The effects of NMO stretch and offset dependent tuning on the estimates of AVO inversion and analysis may be quantified by an analytic expression. This expression shows that these effects primarily distort the AVO gradient while essentially leaving the intercept unbiased. The influence of these distortions is largely controlled by three parameters: the ratio of the intercept to gradient, the distance that the analysis point is from the center of the source wavelet and the range of incidence angles used for the inversion. Using Rutherford and Williams’ classification scheme it is possible to show that class III and IV anomalies are most influenced by NMO stretch and offset dependent tuning, while reflectivity falling along the mudrock trend, and class I and II anomalies are largely not distorted. This is confirmed through a series of modeling studies.

Fig. 01
Figure 1. Comparison of Intercept A and gradient B AVO inversions of model data on NMO corrected data (left), stretch-free NMO corrected data (middle), and high-resolution AVO NMO inversion (right). The estimate is shown in red, while the ideal in blue. Note the class III and IV anomalies between 1.5 and 1.8 seconds show distortions on the gradient on the NMO corrected data and to a lesser degree on the stretch-free NMO corrected data. The High resolution AVO inversion is close to perfect.

Two methodologies are developed to address NMO stretch and offset dependent tuning. The first method produces high-resolution AVO reflectivity attribute estimates similar to sparse spike deconvolution. The AVO estimate is performed prior to NMO avoiding the distortions and loss of frequency associated with this process. Long tailed a priori distributions are used to constrain the problem. The resulting sparse reflectivity is able to resolve thin layers and is more reliable than the estimates provided by the traditional AVO analysis that is performed on a sample-by-sample basis on NMO corrected gathers. This greater reliability is due to the classic trade-off between resolution and stability. With the new method, a few sparse reflectivity values are estimated with greater certainty than the dense reflectivity at every time sample as in the traditional AVO analysis.

Fig. 02
Figure 2. High-resolution AVO NMO reflectivity inversions. P-wave impedance reflectivity on top and Fluid factor on bottom. Note the high-resolution AVO NMO inversion has better continuity and signal-to-noise characteristics compared to the traditional AVO inversion (Figure 3).
Fig. 03
Figure 3. Traditional AVO NMO reflectivity inversions done on NMO corrected gathers. P-wave impedance reflectivity on top and Fluid factor on bottom.

An alternative approach to deal with NMO stretch is to perform stretch-free NMO on the gathers prior to AVO. There are a number of advantages to this. By doing stretch-free NMO, greater offsets may be included and the resulting stack is higher frequency. For marine data, because of the size of the prestack data, it is a common practice to perform AVO analysis on limited offset stacks rather than prestack gathers. However, due to NMO stretch the far offset stack has significantly lower frequency content compared to the near offset stack making the analysis of these stacks complicated. It is thought that by doing stretch free NMO that this issue can be addressed.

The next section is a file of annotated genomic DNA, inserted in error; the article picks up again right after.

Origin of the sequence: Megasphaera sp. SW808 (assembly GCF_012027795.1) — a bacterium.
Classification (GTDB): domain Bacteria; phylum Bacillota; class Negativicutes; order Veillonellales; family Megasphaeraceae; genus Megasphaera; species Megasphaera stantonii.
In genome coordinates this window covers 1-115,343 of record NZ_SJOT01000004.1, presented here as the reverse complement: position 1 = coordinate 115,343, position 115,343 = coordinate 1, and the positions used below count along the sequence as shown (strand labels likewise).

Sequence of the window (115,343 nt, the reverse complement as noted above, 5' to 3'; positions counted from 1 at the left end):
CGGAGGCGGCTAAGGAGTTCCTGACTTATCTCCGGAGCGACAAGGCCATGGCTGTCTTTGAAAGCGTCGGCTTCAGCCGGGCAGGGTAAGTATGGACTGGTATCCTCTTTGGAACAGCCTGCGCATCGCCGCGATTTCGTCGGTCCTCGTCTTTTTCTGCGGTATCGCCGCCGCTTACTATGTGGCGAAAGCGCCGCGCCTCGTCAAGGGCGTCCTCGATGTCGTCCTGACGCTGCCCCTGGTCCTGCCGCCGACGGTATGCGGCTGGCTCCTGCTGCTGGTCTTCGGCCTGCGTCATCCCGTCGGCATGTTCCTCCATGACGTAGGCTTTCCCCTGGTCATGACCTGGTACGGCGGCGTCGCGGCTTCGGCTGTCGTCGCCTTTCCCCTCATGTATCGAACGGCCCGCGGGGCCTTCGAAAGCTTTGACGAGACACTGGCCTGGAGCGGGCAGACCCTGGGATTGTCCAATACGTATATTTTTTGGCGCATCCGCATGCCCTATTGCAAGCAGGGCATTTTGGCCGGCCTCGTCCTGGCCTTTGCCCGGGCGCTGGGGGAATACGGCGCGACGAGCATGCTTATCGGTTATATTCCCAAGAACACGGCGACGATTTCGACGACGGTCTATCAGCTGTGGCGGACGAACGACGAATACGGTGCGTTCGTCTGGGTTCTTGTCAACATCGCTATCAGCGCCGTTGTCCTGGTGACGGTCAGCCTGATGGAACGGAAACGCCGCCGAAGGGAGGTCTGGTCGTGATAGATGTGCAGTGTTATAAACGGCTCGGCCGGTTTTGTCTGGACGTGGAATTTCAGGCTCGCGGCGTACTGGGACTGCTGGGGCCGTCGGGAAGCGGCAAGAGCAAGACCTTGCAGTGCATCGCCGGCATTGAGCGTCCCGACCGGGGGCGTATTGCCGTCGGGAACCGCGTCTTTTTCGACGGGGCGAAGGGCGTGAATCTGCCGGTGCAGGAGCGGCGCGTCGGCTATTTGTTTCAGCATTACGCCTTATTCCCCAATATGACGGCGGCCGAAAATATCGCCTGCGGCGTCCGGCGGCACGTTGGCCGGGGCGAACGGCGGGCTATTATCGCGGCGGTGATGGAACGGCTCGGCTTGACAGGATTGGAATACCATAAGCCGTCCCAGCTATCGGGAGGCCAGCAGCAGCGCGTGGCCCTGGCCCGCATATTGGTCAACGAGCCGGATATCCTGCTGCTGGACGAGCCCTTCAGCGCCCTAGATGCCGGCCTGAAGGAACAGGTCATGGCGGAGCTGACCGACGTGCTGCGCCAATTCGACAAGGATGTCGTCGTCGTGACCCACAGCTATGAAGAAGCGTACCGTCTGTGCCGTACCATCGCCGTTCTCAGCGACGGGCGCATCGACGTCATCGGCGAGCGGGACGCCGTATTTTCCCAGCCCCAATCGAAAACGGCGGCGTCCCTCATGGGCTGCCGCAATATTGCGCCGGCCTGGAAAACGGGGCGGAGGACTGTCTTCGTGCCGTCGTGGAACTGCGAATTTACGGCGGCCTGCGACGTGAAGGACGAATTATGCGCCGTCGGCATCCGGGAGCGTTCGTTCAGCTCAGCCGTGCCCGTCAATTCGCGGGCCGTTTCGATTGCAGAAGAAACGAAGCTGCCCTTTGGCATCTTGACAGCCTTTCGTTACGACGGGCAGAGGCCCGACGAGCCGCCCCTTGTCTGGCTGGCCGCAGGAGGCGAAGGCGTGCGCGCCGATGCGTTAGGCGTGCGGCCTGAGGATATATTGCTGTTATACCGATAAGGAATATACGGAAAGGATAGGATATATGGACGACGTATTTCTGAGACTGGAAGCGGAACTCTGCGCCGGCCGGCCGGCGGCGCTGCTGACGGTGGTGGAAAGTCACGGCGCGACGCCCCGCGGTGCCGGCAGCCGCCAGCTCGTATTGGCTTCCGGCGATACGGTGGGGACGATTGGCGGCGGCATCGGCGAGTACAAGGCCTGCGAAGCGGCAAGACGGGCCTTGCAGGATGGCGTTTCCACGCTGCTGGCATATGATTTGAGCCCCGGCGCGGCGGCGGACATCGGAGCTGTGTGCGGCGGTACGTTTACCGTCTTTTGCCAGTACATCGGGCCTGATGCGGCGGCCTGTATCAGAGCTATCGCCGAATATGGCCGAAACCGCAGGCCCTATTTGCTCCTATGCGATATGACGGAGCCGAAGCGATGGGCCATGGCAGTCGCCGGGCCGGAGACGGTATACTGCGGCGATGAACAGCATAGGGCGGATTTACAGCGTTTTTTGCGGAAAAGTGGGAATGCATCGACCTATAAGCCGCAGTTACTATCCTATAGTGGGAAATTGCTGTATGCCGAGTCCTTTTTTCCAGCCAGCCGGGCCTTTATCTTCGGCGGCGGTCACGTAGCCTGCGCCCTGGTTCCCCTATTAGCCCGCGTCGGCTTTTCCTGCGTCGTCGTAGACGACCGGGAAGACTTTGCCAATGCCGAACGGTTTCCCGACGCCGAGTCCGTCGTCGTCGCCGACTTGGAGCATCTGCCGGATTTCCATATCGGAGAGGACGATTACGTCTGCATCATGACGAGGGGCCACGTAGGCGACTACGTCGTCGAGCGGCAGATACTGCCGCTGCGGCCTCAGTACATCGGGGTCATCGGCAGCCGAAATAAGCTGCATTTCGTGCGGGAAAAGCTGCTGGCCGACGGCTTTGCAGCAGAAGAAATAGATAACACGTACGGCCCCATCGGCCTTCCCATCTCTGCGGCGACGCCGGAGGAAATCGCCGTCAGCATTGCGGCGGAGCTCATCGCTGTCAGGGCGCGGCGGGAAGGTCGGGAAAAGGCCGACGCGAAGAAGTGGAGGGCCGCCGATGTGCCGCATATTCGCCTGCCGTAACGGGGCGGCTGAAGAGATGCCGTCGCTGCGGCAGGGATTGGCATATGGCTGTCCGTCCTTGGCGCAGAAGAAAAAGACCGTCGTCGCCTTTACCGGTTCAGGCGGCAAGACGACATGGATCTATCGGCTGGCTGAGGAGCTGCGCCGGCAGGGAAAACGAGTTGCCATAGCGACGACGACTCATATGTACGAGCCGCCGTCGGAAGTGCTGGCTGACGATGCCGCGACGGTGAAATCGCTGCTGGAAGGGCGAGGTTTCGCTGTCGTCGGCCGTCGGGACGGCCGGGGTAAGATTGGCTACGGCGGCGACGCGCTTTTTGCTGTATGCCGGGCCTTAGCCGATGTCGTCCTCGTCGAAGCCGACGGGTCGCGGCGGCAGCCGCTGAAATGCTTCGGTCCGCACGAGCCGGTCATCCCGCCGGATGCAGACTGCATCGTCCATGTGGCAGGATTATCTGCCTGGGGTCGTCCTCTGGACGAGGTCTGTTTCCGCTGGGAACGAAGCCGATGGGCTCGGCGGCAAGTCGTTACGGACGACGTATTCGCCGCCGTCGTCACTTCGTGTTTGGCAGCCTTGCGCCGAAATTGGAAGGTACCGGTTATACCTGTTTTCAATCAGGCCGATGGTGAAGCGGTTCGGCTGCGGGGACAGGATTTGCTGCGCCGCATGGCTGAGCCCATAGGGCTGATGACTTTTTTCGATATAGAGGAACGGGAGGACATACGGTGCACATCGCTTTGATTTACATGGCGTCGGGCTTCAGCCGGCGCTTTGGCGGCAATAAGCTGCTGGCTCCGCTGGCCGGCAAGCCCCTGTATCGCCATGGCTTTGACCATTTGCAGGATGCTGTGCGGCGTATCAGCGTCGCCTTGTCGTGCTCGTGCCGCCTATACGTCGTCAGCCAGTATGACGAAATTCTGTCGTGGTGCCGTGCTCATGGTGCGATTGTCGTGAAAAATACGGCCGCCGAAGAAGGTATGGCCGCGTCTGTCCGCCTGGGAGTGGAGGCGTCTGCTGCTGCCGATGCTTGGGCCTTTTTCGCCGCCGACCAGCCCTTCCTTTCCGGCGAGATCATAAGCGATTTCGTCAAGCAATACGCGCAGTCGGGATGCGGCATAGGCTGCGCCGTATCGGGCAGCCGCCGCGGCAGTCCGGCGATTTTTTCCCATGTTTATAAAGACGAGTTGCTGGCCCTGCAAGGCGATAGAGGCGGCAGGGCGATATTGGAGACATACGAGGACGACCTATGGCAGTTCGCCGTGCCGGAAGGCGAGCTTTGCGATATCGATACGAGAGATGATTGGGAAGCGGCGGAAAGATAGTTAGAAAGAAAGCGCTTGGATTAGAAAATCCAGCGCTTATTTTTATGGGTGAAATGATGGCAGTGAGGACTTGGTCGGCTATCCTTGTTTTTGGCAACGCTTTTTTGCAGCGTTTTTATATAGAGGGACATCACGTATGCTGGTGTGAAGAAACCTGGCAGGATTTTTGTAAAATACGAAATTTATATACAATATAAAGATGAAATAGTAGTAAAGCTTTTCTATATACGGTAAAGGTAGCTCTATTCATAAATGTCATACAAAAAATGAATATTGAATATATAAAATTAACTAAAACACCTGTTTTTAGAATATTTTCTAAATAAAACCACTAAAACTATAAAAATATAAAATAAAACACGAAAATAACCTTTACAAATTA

Fig. 04
Figure 4. Input to the AVO NMO inversion (left panel) and the model based on the AVO NMO inversion (middle panel). Note the good match between the two with mostly random noise showing up in the difference (right panel).

The results of AVO inversions using traditional NMO, stretch-free NMO, and the high-resolution AVO NMO algorithm are compared. Provided suitable constraints, data preprocessed with stretch-free NMO can provide more accurate AVO inversion estimates than data preprocessed in the traditional manner. However, the results of modeling studies suggest that the estimates are not as good as those achieved by doing the high-resolution AVO NMO inversion.



About the Author(s)

Jonathan Downton is the Director of Research and Development for the Canadian operation of Core Lab Reservoir Technologies Division. He obtained his B.Sc. in geophysics from the University of Alberta in 1985. He has worked for numerous processing and software development companies including ITA, Landmark, and Integra Geoservices. He was one of the founders of Integra and Vice President of Operations. In addition to his duties at Core Lab, he has been pursuing his Ph.D. at the University of Calgary for the last five years. His expertise lies in estimating rock and fluid properties from seismic data including AVO , inversion and rock physics. He is interested in seismic data processing, migration and signal processing theory.



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